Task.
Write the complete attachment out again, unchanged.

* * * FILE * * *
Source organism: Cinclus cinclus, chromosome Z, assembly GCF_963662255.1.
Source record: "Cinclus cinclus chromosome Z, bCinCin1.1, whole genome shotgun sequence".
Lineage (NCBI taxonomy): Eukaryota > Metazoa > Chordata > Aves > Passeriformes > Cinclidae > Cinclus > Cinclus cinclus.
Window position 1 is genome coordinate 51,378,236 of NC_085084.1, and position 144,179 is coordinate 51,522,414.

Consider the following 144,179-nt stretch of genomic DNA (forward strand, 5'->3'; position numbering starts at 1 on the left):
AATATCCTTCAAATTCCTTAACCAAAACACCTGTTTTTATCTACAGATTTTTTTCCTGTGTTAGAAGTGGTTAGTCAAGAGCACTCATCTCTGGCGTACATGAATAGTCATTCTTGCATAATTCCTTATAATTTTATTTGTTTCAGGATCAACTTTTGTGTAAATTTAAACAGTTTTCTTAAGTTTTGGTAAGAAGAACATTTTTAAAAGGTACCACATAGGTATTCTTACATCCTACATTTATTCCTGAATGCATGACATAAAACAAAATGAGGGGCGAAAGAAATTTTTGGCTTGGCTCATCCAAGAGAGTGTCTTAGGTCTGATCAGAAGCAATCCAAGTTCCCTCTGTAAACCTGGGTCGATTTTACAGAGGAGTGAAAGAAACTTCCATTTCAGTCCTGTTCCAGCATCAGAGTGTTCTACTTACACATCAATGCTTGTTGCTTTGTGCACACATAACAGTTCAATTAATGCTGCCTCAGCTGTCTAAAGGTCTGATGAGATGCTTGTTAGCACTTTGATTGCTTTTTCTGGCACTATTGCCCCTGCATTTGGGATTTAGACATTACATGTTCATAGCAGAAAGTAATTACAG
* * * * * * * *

Source organism: Cinclus cinclus, chromosome Z, assembly GCF_963662255.1.
Source record: "Cinclus cinclus chromosome Z, bCinCin1.1, whole genome shotgun sequence".
Lineage (NCBI taxonomy): Eukaryota > Metazoa > Chordata > Aves > Passeriformes > Cinclidae > Cinclus > Cinclus cinclus.
Window position 1 is genome coordinate 51,378,236 of NC_085084.1, and position 144,179 is coordinate 51,522,414.

Consider the following 144,179-nt stretch of genomic DNA (forward strand, 5'->3'; position numbering starts at 1 on the left):
AATATCCTTCAAATTCCTTAACCAAAACACCTGTTTTTATCTACAGATTTTTTTCCTGTGTTAGAAGTGGTTAGTCAAGAGCACTCATCTCTGGCGTACATGAATAGTCATTCTTGCATAATTCCTTATAATTTTATTTGTTTCAGGATCAACTTTTGTGTAAATTTAAACAGTTTTCTTAAGTTTTGGTAAGAAGAACATTTTTAAAAGGTACCACATAGGTATTCTTACATCCTACATTTATTCCTGAATGCATGACATAAAACAAAATGAGGGGCGAAAGAAATTTTTGGCTTGGCTCATCCAAGAGAGTGTCTTAGGTCTGATCAGAAGCAATCCAAGTTCCCTCTGTAAACCTGGGTCGATTTTACAGAGGAGTGAAAGAAACTTCCATTTCAGTCCTGTTCCAGCATCAGAGTGTTCTACTTACACATCAATGCTTGTTGCTTTGTGCACACATAACAGTTCAATTAATGCTGCCTCAGCTGTCTAAAGGTCTGATGAGATGCTTGTTAGCACTTTGATTGCTTTTTCTGGCACTATTGCCCCTGCATTTGGGATTTAGACATTACATGTTCATAGCAGAAAGTAATTACAG